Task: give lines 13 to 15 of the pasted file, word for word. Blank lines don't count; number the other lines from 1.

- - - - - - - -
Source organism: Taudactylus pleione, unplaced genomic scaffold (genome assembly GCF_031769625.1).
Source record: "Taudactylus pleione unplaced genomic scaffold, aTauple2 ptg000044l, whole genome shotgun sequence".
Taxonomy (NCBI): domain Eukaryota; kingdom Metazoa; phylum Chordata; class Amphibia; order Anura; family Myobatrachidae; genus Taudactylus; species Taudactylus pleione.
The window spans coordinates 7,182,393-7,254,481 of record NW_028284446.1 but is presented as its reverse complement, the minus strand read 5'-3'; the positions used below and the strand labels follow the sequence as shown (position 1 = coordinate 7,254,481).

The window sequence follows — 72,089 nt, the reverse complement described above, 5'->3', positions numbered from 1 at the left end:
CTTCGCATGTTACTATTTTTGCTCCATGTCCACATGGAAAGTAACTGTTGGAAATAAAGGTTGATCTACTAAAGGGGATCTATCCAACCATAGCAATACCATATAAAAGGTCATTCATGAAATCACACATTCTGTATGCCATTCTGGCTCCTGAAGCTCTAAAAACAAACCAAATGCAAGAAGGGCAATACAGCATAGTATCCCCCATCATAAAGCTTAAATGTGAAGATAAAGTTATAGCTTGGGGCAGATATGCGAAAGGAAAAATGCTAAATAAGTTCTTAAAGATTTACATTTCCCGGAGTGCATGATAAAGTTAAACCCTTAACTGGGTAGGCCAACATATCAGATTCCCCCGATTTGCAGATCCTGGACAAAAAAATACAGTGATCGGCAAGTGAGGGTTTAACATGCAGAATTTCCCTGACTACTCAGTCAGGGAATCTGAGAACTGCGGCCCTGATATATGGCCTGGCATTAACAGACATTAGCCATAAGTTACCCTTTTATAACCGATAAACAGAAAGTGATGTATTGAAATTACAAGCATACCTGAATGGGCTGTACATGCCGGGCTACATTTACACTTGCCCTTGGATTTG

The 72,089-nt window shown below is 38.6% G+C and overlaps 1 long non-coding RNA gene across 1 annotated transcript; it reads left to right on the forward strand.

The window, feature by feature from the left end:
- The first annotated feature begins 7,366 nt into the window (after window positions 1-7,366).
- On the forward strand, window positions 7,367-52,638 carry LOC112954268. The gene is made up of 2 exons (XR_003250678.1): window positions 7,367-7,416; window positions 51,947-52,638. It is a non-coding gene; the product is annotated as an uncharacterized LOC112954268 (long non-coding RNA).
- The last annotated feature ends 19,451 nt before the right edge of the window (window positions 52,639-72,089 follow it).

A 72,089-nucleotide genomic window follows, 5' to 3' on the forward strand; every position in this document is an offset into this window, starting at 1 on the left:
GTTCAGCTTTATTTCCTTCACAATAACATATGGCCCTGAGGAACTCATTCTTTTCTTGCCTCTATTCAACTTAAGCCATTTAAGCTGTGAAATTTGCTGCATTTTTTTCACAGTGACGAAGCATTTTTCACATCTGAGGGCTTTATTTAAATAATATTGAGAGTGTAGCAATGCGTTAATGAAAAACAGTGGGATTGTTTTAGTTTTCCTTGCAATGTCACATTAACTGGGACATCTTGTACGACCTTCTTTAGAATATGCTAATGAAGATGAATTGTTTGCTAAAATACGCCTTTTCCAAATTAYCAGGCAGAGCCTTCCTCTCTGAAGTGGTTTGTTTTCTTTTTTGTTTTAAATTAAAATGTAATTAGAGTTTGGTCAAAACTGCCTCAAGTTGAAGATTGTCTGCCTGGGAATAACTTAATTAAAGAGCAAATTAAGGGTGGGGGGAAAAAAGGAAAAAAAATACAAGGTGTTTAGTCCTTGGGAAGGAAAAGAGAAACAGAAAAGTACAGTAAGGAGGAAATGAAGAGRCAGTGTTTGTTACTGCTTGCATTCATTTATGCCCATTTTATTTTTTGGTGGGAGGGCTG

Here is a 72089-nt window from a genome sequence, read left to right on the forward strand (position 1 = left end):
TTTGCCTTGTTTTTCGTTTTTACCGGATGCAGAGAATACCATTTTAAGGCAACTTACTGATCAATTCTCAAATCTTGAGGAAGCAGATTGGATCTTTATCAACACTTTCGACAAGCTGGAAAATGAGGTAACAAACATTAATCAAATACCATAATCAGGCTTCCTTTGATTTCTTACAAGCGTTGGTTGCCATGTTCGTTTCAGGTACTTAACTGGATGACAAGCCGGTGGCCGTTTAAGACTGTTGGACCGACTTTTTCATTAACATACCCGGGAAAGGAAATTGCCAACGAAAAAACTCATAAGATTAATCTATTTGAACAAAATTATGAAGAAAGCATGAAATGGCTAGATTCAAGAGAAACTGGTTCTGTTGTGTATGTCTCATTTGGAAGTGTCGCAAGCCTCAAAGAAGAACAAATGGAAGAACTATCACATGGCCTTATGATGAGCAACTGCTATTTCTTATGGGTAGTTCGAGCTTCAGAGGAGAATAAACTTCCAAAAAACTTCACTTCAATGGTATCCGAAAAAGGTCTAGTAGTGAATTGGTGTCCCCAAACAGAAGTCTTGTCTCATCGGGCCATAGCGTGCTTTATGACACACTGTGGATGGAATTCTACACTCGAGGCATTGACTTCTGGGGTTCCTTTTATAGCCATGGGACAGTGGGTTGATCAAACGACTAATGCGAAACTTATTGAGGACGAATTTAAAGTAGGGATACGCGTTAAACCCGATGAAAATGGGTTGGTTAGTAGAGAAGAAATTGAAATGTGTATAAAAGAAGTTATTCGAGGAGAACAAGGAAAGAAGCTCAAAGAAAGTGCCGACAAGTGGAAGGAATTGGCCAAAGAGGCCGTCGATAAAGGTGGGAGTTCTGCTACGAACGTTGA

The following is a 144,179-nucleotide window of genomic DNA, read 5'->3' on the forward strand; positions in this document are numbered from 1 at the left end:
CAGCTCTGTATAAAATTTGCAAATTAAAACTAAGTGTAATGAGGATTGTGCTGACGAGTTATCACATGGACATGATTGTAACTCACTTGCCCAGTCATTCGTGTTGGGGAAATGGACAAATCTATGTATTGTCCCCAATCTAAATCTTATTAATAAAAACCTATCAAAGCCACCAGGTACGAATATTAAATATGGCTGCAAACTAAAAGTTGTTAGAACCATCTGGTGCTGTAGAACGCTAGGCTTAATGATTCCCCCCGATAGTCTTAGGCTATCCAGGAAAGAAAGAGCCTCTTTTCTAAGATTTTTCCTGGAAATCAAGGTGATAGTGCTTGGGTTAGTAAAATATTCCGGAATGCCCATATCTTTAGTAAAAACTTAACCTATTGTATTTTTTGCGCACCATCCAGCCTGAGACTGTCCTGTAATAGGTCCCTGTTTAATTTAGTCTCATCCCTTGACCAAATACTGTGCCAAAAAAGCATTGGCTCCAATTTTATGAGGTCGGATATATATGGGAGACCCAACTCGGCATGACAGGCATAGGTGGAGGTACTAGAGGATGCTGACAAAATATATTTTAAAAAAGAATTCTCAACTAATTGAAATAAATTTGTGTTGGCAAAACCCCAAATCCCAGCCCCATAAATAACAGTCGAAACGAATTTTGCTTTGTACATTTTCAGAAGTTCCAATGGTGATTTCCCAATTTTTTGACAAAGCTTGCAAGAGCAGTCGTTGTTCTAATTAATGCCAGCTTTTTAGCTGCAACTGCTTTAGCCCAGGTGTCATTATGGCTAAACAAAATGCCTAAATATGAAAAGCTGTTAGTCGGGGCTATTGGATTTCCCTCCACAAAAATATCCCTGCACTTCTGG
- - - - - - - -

GTTCAGCTTTATTTCCTTCACAATAACATATGGCCCTGAGGAACTCATTCTTTTCTTGCCTCTATTCAACTTAAGCCATTTAAGCTGTGAAATTTGCTGCATTTTTTTCACAGTGACGAAGCATTTTTCACATCTGAGGGCTTTATTTAAATAATATTGAGAGTGTAGCAATGCGTTAATGAAAAACAGTGGGATTGTTTTAGTTTTCCTTGCAATGTCACATTAACTGGGACATCTTGTACGACCTTCTTTAGAATATGCTAATGAAGATGAATTGTTTGCTAAAATACGCCTTTTCCAAATTAYCAGGCAGAGCCTTCCTCTCTGAAGTGGTTTGTTTTCTTTTTTGTTTTAAATTAAAATGTAATTAGAGTTTGGTCAAAACTGCCTCAAGTTGAAGATTGTCTGCCTGGGAATAACTTAATTAAAGAGCAAATTAAGGGTGGGGGGAAAAAAGGAAAAAAAATACAAGGTGTTTAGTCCTTGGGAAGGAAAAGAGAAACAGAAAAGTACAGTAAGGAGGAAATGAAGAGRCAGTGTTTGTTACTGCTTGCATTCATTTATGCCCATTTTATTTTTTGGTGGGAGGGCTG

Here is a 72089-nt window from a genome sequence, read left to right on the forward strand (position 1 = left end):
TTTGCCTTGTTTTTCGTTTTTACCGGATGCAGAGAATACCATTTTAAGGCAACTTACTGATCAATTCTCAAATCTTGAGGAAGCAGATTGGATCTTTATCAACACTTTCGACAAGCTGGAAAATGAGGTAACAAACATTAATCAAATACCATAATCAGGCTTCCTTTGATTTCTTACAAGCGTTGGTTGCCATGTTCGTTTCAGGTACTTAACTGGATGACAAGCCGGTGGCCGTTTAAGACTGTTGGACCGACTTTTTCATTAACATACCCGGGAAAGGAAATTGCCAACGAAAAAACTCATAAGATTAATCTATTTGAACAAAATTATGAAGAAAGCATGAAATGGCTAGATTCAAGAGAAACTGGTTCTGTTGTGTATGTCTCATTTGGAAGTGTCGCAAGCCTCAAAGAAGAACAAATGGAAGAACTATCACATGGCCTTATGATGAGCAACTGCTATTTCTTATGGGTAGTTCGAGCTTCAGAGGAGAATAAACTTCCAAAAAACTTCACTTCAATGGTATCCGAAAAAGGTCTAGTAGTGAATTGGTGTCCCCAAACAGAAGTCTTGTCTCATCGGGCCATAGCGTGCTTTATGACACACTGTGGATGGAATTCTACACTCGAGGCATTGACTTCTGGGGTTCCTTTTATAGCCATGGGACAGTGGGTTGATCAAACGACTAATGCGAAACTTATTGAGGACGAATTTAAAGTAGGGATACGCGTTAAACCCGATGAAAATGGGTTGGTTAGTAGAGAAGAAATTGAAATGTGTATAAAAGAAGTTATTCGAGGAGAACAAGGAAAGAAGCTCAAAGAAAGTGCCGACAAGTGGAAGGAATTGGCCAAAGAGGCCGTCGATAAAGGTGGGAGTTCTGCTACGAACGTTGA